While esports has been flourishing in the country over the past few years, it’s been a mostly male-dominated industry, with representatives from the fairer sex few and far between. Things have certainly changed for the better, and spearheading her way to the top is Tan Sok Chen. Also known as ZhenZi, the 28-year-old Penangite has been at the forefront of the esports scene for her university, the Mobile Legends: Bang Bang community, as a Moonton Student Leader.
The postgraduate student from Universiti Malaysia Perlis (UniMAP), who founded her university’s esports club, started her foray into the MLBB scene back in 2017 when her fiancé (then boyfriend) introduced the game to her. It was her first MOBA (multiplayer online battle arena) game, and she was hooked despite its difficulty. “It took me about 3 months to learn how MOBAs worked. And there were a lot of toxic players in the game!” she lamented.
Fortunately, she didn’t let that stop her and persevered in the game - Sok Chen ended up hitting Mythic rank at her peak! “Nowadays I play with my fiancé when he’s free, my teammates or other club members. I don’t enjoy solo games because there are a lot of noobs out there!” laughed the Penangite.
After getting good at MLBB, she took her interest in the game a step further - by organising tournaments for her university. Sok Chen had experience running events for games in the past when she was a Pirate King Online (an old school MMORPG) player, so it only seemed natural.
These events led to the formation of an esports club in her university in 2019, which became official after a 2-year trial period (the deans wanted to make sure that it wasn’t going to negatively affect the studies of those involved). “Funny story about that - when I started my post-graduate course, I didn’t have enough time to focus on my studies while being busy with esports. Thankfully, I had an understanding supervisor who let me switch to a part-time course!”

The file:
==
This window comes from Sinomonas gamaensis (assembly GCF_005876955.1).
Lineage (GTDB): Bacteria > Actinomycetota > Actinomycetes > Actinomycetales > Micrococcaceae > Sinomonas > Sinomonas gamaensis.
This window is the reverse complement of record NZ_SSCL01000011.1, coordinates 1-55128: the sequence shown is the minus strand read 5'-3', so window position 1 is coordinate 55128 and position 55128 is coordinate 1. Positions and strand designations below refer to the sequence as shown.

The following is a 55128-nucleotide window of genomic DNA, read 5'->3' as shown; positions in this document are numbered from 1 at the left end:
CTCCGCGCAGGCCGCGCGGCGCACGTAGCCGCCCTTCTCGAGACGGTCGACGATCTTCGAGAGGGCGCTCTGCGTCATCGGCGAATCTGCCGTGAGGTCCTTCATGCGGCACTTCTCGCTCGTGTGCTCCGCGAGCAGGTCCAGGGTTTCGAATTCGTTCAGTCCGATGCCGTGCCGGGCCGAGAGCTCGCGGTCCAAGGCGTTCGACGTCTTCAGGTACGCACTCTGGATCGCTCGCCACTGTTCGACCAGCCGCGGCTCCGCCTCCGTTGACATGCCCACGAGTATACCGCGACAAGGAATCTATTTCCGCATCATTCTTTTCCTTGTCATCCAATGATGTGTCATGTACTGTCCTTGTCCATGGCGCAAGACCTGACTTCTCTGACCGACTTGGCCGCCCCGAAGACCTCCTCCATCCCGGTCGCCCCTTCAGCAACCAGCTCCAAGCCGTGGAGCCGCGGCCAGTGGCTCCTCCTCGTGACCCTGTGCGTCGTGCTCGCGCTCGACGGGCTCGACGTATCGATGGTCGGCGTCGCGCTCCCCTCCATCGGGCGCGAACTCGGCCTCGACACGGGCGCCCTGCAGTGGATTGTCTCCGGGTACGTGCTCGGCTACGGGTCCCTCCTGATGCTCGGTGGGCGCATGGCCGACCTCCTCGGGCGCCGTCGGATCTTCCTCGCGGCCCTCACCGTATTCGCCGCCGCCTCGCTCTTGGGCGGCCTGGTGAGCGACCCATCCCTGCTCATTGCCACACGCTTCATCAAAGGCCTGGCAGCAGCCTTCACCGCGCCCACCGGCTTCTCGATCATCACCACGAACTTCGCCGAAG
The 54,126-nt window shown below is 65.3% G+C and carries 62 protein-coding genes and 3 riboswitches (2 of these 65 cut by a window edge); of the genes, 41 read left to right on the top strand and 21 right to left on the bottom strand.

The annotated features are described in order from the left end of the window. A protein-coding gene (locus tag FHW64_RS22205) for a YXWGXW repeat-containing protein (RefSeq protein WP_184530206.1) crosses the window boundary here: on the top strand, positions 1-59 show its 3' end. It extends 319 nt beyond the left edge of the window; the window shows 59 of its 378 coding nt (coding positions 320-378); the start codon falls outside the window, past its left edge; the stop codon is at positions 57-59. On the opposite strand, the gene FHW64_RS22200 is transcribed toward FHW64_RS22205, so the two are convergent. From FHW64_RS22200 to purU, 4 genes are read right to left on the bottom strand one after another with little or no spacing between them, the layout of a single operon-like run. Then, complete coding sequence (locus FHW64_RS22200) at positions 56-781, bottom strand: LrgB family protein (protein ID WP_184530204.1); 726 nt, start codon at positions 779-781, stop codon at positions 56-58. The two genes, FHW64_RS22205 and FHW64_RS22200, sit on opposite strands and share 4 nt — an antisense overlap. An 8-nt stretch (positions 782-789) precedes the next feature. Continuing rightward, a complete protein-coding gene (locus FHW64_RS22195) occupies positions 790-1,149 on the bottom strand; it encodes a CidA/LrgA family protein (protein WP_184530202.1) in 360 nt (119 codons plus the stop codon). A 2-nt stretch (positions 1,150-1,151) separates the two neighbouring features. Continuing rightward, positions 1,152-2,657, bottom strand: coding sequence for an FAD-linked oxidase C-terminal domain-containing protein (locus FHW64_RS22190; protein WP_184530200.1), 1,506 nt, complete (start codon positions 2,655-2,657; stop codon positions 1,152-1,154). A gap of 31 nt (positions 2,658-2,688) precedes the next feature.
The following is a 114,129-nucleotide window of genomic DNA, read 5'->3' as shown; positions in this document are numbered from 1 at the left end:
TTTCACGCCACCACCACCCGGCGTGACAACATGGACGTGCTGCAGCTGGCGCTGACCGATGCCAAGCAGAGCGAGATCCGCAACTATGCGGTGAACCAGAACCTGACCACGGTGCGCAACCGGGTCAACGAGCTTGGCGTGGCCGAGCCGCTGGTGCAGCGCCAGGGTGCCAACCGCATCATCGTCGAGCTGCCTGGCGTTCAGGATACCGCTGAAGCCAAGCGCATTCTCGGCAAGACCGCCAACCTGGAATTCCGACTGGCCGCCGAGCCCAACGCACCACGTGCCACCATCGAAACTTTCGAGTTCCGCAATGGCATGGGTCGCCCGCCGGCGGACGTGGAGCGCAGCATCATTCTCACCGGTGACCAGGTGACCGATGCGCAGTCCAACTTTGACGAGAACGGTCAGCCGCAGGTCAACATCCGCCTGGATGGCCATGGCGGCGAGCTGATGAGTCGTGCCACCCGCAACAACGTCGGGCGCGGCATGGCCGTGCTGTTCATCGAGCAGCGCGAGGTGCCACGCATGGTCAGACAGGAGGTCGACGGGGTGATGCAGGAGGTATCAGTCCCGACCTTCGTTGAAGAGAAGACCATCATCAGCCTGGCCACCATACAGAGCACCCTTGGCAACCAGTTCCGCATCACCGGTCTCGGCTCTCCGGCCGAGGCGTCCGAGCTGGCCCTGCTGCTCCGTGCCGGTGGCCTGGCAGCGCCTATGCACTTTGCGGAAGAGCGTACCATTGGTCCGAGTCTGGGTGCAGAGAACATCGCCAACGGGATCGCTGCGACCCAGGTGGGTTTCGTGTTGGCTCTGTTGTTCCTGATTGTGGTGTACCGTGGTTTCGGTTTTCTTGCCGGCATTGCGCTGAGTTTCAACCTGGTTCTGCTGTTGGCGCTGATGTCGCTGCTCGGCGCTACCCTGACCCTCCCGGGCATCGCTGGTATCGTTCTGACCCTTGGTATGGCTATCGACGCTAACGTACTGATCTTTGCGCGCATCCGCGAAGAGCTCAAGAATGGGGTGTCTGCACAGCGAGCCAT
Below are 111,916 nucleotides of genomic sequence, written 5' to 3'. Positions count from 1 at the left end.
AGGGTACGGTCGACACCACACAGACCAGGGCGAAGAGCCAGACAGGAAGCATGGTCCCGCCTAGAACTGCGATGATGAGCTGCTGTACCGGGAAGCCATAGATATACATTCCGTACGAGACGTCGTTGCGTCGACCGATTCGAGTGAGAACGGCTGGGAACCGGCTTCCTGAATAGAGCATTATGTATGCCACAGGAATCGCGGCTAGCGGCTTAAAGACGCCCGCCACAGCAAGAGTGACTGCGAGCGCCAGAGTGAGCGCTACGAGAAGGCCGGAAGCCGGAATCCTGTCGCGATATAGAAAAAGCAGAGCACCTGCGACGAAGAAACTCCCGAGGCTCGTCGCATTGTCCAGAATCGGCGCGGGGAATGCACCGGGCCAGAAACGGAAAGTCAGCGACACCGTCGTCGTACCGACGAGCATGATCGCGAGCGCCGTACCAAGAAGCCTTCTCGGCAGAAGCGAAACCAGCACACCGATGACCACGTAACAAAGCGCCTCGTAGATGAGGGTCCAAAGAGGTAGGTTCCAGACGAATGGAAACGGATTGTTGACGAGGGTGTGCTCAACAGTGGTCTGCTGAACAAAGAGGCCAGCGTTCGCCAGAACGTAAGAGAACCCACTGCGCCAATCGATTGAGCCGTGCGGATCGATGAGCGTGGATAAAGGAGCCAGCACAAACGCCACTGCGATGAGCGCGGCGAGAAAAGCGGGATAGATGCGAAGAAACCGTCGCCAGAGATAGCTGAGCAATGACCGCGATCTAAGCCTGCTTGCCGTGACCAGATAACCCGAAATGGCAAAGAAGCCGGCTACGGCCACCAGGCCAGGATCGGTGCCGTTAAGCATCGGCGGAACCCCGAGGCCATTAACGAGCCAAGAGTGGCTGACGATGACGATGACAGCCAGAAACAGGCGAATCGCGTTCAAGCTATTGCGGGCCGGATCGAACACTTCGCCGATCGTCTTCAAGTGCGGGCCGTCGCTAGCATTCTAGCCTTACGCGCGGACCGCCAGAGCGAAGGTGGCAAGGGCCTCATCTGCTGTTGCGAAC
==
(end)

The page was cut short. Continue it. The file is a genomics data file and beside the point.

The response to the club was good but was also tinged with a little negativity. “A lot of the students complained about why there were so many MLBB events, but not for other games. What they didn’t realize was that UniMAP was filled with MLBB players. We encouraged these complainers to join the club so they could run events on their own but once they found out about the paperwork involved, they said thank you and goodbye!”
Organising tournaments isn’t a walk in the park, as some of you might know. There are a lot of factors to consider and logistics involved. Not everybody is up to the task of undertaking such a monumental project. Sok Chen was one such person. Besides planning events, she occasionally took on the role of a team manager and entered a few tournaments as a player.
“As a manager, one of my main responsibilities was to set up scrims. If I didn’t set them, the players wouldn’t train at all.” She recalls a time when she had arranged for her team to play against Orange Lourve, a team from the MLBB Professional League. “We were very excited about the scrim even though we didn’t win.” (They lost 0-3, expectedly)